Hyundai Bumps Honda at Top of Greenest Automaker Rankings

Hyundai Motor Co. (005380)’s quick embrace of downsized engines, electric hybrids and other anti-pollution technology helped the company unseat Honda Motor Co. (7267) as the most environmental automaker, a scientific research group said.

Toyota Motor Corp., Nissan Motor Co. and Volkswagen AG rounded out the top 5 in the rankings released today by the Union of Concerned Scientists, a nonprofit that works on climate change and nuclear-weapon control. Ford Motor Co. (F), General Motors Co. and Chrysler Group LLC were at the bottom.

Companies that sell cars in the U.S. are racing to meet stricter greenhouse-gas limits that begin to step up in 2017 and will require automakers to double the average fuel-efficiency of their fleets to 54.5 miles per gallon by 2025. That has led to production of dozens of new hybrids, plug-in cars, electric vehicles and models powered by fuel-saving gasoline engines.

“While automakers have widely used a few key technologies to reduce the global warming impact of their fleets, other technologies on the horizon are also important,” the Cambridge, Massachusetts-based group of scientists said. It cited smaller turbocharged engines and hydrogen fuel cells.

Overall, all eight of the companies that sell most cars in the U.S. have reduced their global-warming emissions, the group said -- the first time that’s happened in six reports going back to 2000.

The rankings didn’t take into account automakers with smaller U.S. sales, such as Elon Musk’s upstart Tesla Motors Inc.

Chevrolet Volt

Tokyo-based Honda had won the title in each of the group’s previous five assessments, which has been dominated by the three major Japanese automakers. Ford, GM and Chrysler were the only companies this year to score below the industry average.

Ford has made the most efficiency gains among the three-largest U.S.-based automakers, partly by expanding the number of hybrids it sells. Efforts by the Dearborn, Michigan-based company to boost the efficiency of “its smallest vehicles -- the Fiesta and Focus -- and its best-selling and largest vehicles, the F-series pickups, has helped bring its fleet performance to within a few percent of the national average.”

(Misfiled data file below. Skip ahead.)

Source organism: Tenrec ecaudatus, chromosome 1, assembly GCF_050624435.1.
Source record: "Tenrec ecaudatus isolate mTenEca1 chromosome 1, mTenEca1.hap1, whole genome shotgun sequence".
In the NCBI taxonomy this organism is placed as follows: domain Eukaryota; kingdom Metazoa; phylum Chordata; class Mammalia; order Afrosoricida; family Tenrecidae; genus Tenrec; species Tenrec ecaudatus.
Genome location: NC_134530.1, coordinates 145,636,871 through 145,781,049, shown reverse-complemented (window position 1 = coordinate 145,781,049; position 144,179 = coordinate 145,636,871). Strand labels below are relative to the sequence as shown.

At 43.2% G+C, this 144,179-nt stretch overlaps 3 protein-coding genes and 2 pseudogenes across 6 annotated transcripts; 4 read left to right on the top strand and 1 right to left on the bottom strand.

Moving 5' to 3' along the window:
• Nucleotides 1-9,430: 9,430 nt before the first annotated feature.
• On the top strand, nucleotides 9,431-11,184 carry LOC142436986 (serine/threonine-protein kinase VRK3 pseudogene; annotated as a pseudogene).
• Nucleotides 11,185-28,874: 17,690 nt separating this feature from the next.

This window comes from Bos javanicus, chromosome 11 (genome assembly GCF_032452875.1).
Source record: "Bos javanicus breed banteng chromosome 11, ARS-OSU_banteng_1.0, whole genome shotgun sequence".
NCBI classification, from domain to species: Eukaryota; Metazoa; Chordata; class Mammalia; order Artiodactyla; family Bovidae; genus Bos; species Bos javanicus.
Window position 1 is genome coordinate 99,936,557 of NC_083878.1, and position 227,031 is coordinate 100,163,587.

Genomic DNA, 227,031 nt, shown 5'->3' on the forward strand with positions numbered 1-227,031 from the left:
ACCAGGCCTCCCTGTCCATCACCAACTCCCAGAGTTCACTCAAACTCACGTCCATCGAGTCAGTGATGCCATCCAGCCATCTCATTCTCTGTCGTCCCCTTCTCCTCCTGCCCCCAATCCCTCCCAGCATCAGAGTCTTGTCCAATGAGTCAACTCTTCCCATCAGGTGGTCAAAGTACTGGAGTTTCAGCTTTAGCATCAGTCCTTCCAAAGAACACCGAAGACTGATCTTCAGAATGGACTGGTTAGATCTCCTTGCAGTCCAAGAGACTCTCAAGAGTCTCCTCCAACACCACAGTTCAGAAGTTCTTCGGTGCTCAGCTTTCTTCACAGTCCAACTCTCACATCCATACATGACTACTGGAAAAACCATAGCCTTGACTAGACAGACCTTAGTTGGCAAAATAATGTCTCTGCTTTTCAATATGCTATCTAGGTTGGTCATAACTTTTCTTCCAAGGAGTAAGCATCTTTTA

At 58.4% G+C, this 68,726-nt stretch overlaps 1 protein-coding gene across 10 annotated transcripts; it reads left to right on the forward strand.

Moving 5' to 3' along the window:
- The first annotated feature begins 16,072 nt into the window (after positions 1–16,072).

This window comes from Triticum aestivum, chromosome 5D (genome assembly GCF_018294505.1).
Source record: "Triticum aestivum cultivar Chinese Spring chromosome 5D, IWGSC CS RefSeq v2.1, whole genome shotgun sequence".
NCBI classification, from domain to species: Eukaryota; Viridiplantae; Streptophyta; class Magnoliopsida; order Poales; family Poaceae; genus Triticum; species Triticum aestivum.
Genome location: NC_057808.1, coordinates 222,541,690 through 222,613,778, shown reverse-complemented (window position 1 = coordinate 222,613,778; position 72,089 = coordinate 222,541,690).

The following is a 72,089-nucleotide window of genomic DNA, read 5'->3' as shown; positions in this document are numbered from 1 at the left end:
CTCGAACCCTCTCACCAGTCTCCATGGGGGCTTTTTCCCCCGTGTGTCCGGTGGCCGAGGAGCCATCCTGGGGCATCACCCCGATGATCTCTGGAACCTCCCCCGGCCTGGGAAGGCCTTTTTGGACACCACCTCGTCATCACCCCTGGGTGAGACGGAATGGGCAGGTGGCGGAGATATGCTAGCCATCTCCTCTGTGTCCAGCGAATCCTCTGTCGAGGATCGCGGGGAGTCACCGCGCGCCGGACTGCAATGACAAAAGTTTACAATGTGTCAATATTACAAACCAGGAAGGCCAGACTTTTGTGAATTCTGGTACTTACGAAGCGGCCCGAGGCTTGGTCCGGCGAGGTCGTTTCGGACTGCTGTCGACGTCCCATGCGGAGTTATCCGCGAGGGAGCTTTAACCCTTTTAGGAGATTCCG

General Motors, which sells the plug-in electric hybrid Chevrolet Volt, hasn’t kept pace with the industry even though it has improved efficiency in its small cars, the group said. The Detroit-based automaker needs to improve its light-duty truck fleet to gain on competitors, the scientists said.

Hyundai, which also makes the Kia brand, was praised by the group for “a concerted effort” to improve fuel efficiency by turbocharging and downsizing engines, as well as for gasoline-electric versions of the Hyundai Sonata and Kia Optima.

“As Hyundai-Kia works to further improve fuel economy and electrify its fleet, Honda will need to step up its innovation if it wants to take back the crown,” the scientists wrote.

To contact the reporter on this story: Jeff Plungis in Washington at jplungis@bloomberg.net

To contact the editors responsible for this story: Romaine Bostick at rbostick@bloomberg.net; Bernard Kohn at bkohn2@bloomberg.net Elizabeth Wasserman

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